The Mediterranean Diet Plan and Lifestyle
But what is the Mediterranean diet? Many different countries border the Mediterranean Basin and Mediterranean cuisine is varied.
So sorting out a healthy Mediterranean diet plan can get confusing.
The traditional Mediterranean diet, before the 1960's, in countries like Southern Italy and Greece, was mainly fresh vegetables, fish and healthy fats – a good deal healthier than typical modern diets today.
Life expectancy was high, with a much lower incidence of degenerative diseases like heart disease, Alzheimer’s, cancer and diabetes.
What is the Mediterranean Diet and Lifestyle?
The traditional healthy Mediterranean diet plan was abundant in fiber, antioxidants, phytonutrients, vitamins, minerals and essential fatty acids.
- They ate mainly plant foods – whole grains, beans, seeds, nuts. And fresh fruits and vegetables were eaten in large quantities, up to ten or more servings a day.
- Organic olive oil was used generously. Total dietary fat content could be up to 35% of calories. But saturated fat was only 8% or less.
- Fish was eaten at least two or three times a week. And poultry was served weekly.
- Dairy products were consumed daily in small amounts, mainly as yogurt and cheese.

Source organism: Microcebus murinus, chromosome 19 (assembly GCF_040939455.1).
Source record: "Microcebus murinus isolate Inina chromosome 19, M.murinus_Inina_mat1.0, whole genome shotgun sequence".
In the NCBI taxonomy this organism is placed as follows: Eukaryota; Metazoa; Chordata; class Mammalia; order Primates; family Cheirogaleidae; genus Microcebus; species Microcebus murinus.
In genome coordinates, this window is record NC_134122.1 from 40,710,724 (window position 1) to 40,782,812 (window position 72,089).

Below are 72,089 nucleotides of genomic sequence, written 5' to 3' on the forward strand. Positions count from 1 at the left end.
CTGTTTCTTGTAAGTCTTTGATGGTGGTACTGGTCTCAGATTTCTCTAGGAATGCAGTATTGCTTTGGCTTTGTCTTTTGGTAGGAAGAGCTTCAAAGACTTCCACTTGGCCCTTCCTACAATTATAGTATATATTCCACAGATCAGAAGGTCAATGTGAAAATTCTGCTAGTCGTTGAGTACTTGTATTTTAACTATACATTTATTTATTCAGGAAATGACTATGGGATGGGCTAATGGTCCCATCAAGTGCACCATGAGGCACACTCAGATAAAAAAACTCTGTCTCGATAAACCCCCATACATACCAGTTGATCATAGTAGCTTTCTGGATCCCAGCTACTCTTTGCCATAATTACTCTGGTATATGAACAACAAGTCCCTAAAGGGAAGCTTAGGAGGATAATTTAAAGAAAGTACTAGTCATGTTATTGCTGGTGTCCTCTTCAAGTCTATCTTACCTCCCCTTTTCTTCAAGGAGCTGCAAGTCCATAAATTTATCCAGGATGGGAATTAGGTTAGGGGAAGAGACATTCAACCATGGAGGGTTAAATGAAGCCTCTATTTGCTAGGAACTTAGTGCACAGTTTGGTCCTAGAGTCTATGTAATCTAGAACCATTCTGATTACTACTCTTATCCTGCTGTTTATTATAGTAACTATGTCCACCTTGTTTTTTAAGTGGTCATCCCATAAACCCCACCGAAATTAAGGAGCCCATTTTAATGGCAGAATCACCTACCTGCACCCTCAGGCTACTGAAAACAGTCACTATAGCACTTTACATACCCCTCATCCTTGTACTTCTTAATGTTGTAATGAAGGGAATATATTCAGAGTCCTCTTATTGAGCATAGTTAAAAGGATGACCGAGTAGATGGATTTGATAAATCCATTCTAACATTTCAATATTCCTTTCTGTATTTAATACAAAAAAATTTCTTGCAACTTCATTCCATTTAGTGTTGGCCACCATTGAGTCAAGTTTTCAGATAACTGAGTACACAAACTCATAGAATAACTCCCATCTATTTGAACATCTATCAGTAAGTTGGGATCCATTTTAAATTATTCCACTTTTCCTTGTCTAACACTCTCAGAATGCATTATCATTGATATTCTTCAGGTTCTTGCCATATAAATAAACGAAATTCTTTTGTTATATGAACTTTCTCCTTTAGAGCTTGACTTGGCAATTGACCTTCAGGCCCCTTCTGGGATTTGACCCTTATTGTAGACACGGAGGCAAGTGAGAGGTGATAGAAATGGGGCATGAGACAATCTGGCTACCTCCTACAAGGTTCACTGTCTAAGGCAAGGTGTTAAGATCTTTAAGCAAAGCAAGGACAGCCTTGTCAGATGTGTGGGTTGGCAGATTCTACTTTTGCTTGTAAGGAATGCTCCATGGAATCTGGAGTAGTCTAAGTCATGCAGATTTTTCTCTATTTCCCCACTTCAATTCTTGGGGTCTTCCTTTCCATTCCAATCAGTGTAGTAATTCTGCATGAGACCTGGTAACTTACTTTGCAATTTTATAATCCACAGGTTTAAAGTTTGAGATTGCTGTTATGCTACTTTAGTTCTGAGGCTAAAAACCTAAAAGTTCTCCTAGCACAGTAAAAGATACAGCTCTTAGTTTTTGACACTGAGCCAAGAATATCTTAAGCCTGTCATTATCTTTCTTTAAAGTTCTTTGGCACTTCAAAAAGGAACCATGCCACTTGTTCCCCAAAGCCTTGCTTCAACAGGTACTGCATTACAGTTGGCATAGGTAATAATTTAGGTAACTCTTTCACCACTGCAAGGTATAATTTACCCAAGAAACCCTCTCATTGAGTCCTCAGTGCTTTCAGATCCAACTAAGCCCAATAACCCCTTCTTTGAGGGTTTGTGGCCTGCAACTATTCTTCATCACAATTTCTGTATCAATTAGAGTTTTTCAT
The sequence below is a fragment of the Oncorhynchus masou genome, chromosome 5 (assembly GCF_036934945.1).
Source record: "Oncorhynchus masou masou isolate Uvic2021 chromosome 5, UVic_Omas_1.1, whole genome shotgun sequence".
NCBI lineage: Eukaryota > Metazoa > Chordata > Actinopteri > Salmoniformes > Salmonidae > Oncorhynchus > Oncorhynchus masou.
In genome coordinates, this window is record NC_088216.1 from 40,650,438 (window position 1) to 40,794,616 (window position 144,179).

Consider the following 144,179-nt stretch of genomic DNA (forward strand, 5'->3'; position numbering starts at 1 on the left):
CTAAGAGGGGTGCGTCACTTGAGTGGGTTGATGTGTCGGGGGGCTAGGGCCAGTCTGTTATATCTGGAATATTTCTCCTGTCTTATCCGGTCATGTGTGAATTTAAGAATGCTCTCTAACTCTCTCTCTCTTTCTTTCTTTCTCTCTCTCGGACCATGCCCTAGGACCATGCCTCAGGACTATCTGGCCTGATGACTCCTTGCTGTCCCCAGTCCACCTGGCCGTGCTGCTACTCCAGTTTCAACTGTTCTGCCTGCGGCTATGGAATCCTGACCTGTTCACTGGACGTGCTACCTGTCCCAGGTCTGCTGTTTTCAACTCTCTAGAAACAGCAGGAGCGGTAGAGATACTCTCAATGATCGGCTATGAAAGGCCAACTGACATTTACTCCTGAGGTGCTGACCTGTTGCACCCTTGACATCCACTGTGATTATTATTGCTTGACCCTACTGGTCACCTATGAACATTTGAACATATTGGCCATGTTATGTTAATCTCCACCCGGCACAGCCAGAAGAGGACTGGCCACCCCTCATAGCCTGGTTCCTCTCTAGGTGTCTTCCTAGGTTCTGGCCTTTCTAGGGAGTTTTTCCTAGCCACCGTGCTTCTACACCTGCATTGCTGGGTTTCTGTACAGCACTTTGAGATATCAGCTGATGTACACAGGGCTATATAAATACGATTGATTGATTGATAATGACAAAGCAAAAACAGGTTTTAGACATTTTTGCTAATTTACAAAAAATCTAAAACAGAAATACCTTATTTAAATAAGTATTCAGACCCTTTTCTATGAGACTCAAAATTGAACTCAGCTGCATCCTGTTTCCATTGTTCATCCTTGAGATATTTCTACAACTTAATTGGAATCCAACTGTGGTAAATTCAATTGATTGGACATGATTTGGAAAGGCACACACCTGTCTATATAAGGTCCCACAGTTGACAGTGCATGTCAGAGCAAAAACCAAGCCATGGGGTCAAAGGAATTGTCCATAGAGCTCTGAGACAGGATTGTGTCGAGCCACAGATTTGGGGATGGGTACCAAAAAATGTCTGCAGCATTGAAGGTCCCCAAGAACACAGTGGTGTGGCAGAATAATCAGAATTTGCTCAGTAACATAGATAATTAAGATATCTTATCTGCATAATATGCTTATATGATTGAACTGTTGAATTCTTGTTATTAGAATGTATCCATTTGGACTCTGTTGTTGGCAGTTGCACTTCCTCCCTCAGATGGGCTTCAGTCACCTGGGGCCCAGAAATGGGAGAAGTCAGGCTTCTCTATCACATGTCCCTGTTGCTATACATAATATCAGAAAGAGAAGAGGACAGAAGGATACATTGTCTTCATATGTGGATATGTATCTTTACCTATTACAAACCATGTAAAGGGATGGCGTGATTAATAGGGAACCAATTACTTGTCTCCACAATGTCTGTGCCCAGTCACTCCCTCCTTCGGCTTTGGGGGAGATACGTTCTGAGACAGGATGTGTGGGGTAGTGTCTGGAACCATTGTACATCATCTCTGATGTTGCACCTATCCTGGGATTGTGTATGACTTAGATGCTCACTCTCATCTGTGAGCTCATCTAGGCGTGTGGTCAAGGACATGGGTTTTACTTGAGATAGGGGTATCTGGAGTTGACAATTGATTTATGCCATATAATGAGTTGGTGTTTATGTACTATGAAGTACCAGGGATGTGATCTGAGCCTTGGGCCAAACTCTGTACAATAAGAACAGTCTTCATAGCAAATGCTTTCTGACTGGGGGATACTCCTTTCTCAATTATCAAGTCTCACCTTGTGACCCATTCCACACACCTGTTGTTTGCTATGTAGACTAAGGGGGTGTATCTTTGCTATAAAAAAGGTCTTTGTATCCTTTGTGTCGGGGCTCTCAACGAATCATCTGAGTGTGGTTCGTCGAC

- Whole eggs were served several times a week, often used in whole grain baked goods.
- Lean red meat was eaten only a few times a month.
- Honey, as their principle sweetener, was used just occasionally.
- Drinking one or two daily glasses of red wine was common.
Social and family ties were very strong and supportive. Everyone got together for fun and relaxed meals and they often took a midday rest.
The Mediterranean Diet Plan Best for You
Since it doesn't require radical restrictions of fats or carbs, this healthy Mediterranean diet plan is fairly easy to maintain on a long-term basis.
- Eat an abundance of natural whole plant foods like fresh fruits and vegetables. A healthy daily salad is an excellent idea.
- Include plenty of high fiber foods, including fruits, vegetables and 100% whole grain cereals, pasta and sprouted breads.
- Use organic extra virgin olive oil on salads and bread (instead of butter). But remember, olive oil has 120 calories per tablespoon.
- Incorporate plenty of fatty fish in your diet, such as salmon, trout and tuna, or take daily omega 3 fish oil supplements.
- Keep saturated fats to a minimum. Choose foods with healthy fats like omega-3 fish, lean poultry and low or non-fat dairy over red meat. And use cheese and butter only in moderation.
- Serve beans with meals and eat almonds or walnuts for snacks.
- If you drink alcohol, limit it to one or two glasses daily.
- Totally avoid Trans-fatty acids (found mainly in partially hydrogenated oils and deep fried foods) and eliminate all high glycemic foods index carbohydrates (such as white pasta).
Also make sure that your calorie intake supports a normal healthy weight.
Now that you know how to follow the Mediterranean diet plan for good health, it’s time to get started. So chow down – and bon appetite!
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Posted in: Diet & Nutrition
By Moss Greene Google+
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